A Brief History
It was 52 years ago, on 29 October 1969, when the first successful ARPAnet connection came online. January 1991, 30 years ago, the first World Wide Web (“WWW”) browsers became available to the general public. The WWW was “conceived and developed to meet the demand for automated information-sharing between scientists in universities and institutes worldwide.” Before that, all modems SLIP/PPP connections, gopher servers, and direct-dial bulletin boards. Now, 52 years after that first connection and the entire world changing in two generations, we see the emergence of genuine peer-to-peer networks and protocols.
A critical trend to understand right now is at the heart of what people often call web3. Web3 is, in effect, the true decentralization of the world wide web and internet. Decentralization is a natural phenomenon. But, it does take time. It is like water that can wear a deep canyon into solid rock or an ocean that can pound those same rocks into the smallest grains of sand. Decentralization of the web will not stop.
Censorship and Decentralization
One example of web3 in motion and the importance of such technologies is the Catalonia Independence Movement. Upon holding the independence referendum in 2017 from Spain, the Spanish government tried diligently to block and censor many forms of content. Especially the websites with the information about the referendum. So, the Catalan government moved the website over to the IPFS network accessible via the ipfs.io gateway. From an article by Phoebe Poon on Medium, "The Spanish government blocked gateway. Ipfs.io the next day, but people can still access the website through other nodes, such as ipfs.io. People are also setting up remote nodes to maintain information flow to fight back on the Spanish government censorship." The utilization of these technologies turned into a game of whack-a-mole. Shut down one, and two more would pop up, like the mythical hydra. So, via various social networks and sharing of nodes, services like IPFS, and related technologies, the information continued to propagate. People with something to say or speech to protect could disarm a form of censorship in ways not possible on a centrally controlled network. When combined with peer-to-peer mesh networks, which we will have but is a topic for another day, there is a democratizing effect.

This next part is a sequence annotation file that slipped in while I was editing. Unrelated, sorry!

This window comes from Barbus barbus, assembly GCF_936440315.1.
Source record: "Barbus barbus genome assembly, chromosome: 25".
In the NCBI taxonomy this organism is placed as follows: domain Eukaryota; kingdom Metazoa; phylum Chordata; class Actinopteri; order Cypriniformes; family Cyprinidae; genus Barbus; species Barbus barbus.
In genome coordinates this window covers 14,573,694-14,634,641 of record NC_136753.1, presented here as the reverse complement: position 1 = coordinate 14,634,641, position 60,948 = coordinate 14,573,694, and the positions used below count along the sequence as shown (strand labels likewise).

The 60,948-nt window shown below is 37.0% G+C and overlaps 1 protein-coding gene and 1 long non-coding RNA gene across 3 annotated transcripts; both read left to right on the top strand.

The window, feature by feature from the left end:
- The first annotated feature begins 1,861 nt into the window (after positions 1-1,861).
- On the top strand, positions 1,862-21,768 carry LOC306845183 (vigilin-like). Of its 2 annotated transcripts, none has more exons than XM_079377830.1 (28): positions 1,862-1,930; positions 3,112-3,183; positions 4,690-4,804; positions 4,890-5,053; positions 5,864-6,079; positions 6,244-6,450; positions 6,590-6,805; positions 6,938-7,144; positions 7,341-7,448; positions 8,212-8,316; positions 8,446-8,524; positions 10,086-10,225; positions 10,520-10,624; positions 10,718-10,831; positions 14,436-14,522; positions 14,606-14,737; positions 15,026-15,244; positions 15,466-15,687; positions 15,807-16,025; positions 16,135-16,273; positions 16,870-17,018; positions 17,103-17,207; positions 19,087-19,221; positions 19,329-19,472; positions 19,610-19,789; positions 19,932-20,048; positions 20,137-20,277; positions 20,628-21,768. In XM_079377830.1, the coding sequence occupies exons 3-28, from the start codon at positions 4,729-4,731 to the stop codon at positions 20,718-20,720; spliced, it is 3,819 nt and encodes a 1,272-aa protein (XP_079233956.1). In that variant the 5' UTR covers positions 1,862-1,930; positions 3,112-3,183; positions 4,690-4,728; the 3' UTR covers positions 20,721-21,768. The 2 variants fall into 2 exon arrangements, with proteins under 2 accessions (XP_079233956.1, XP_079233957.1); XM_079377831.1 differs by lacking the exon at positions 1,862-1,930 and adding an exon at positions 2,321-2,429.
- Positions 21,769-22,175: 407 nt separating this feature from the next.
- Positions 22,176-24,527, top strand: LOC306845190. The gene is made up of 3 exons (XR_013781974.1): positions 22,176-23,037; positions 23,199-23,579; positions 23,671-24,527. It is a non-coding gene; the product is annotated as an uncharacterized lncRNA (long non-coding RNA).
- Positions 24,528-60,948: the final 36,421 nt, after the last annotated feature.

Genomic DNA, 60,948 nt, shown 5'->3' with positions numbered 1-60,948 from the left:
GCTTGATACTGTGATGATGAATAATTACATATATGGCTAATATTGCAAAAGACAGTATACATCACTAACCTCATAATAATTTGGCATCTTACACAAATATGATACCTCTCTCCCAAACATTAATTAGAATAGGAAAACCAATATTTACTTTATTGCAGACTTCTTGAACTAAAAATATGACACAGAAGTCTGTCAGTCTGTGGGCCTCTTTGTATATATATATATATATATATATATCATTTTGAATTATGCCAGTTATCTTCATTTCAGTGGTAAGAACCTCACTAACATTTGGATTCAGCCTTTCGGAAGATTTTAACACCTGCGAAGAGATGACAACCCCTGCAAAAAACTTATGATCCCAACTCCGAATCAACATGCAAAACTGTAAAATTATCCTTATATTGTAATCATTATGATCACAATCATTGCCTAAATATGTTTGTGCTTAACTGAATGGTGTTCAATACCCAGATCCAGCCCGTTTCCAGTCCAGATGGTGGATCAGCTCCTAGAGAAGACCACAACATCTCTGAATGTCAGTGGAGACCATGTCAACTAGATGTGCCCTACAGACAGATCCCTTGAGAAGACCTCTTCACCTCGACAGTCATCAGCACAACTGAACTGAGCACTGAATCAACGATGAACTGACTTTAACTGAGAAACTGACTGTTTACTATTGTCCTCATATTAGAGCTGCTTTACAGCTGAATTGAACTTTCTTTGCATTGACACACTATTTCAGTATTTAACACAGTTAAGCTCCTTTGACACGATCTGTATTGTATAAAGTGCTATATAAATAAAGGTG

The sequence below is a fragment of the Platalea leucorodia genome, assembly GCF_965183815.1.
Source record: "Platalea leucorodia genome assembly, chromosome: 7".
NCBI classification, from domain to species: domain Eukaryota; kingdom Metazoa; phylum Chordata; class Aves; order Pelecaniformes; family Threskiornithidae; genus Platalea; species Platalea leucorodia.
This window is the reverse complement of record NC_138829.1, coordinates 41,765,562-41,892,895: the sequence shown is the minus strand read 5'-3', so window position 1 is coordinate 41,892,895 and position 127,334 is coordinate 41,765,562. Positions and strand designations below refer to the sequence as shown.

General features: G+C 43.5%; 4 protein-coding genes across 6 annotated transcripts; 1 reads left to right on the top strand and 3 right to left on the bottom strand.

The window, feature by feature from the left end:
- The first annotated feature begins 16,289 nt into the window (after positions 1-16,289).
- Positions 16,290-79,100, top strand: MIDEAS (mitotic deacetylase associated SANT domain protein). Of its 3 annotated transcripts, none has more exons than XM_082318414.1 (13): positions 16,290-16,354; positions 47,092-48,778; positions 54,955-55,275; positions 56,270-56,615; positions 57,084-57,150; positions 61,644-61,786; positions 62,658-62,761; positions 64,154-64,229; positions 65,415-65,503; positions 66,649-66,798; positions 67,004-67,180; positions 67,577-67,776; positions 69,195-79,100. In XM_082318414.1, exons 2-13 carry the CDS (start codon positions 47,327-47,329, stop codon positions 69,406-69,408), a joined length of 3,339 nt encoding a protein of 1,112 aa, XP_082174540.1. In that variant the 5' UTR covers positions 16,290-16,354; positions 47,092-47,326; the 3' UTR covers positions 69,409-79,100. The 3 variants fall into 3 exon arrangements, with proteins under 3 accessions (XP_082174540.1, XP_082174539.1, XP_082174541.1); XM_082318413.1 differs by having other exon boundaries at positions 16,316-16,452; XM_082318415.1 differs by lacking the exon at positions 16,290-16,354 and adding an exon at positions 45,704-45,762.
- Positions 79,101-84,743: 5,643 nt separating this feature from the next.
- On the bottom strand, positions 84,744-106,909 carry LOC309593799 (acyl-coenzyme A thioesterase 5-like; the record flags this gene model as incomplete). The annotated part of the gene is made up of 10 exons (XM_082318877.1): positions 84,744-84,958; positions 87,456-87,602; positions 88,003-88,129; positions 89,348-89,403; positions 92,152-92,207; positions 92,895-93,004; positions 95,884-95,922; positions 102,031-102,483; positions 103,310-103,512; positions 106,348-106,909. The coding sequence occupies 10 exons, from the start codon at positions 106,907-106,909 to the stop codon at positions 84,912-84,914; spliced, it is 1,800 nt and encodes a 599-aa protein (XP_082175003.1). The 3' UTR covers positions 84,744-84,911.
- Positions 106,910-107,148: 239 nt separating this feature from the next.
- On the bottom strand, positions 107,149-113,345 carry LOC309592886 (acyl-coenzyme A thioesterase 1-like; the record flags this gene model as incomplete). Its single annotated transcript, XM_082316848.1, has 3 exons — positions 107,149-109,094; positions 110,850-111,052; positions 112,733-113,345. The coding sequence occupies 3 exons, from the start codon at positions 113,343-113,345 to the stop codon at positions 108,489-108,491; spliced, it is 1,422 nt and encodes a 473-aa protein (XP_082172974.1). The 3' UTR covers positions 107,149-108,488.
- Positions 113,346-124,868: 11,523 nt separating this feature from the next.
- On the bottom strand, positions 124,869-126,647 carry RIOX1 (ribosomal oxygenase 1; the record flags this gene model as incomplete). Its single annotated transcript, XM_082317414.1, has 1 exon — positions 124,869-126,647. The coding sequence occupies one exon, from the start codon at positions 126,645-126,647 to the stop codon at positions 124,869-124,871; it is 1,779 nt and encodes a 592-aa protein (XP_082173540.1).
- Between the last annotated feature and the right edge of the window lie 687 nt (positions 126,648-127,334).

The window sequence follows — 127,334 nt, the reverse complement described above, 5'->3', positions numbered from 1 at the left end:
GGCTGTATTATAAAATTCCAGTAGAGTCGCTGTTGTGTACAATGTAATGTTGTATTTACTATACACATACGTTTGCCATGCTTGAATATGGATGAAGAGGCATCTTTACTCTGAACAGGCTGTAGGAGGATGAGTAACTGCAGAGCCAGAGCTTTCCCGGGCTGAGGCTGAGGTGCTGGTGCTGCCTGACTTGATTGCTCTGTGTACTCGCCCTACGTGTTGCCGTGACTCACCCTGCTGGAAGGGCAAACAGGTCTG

The emergence of peer-to-peer data streaming with solutions such as Livepeer, which is a decentralized challenger to YouTube, is another example. It remains whether distributed protocols like Livepeer can unseat or go toe to toe with long-established players like Alphabet/Youtube.
The Technologies to Watch
Let's explore some of the technologies. These are just entry points. Web3 is a broad and deep subject that takes time to grok.
Projects like IPFS are where the action is. These are the technologies that sites like LivePeer are using right now. Hardly anyone, statistically speaking, looks there because it's too technical for comfort. But, when you encounter that discomfort, that is when you should dive deeper.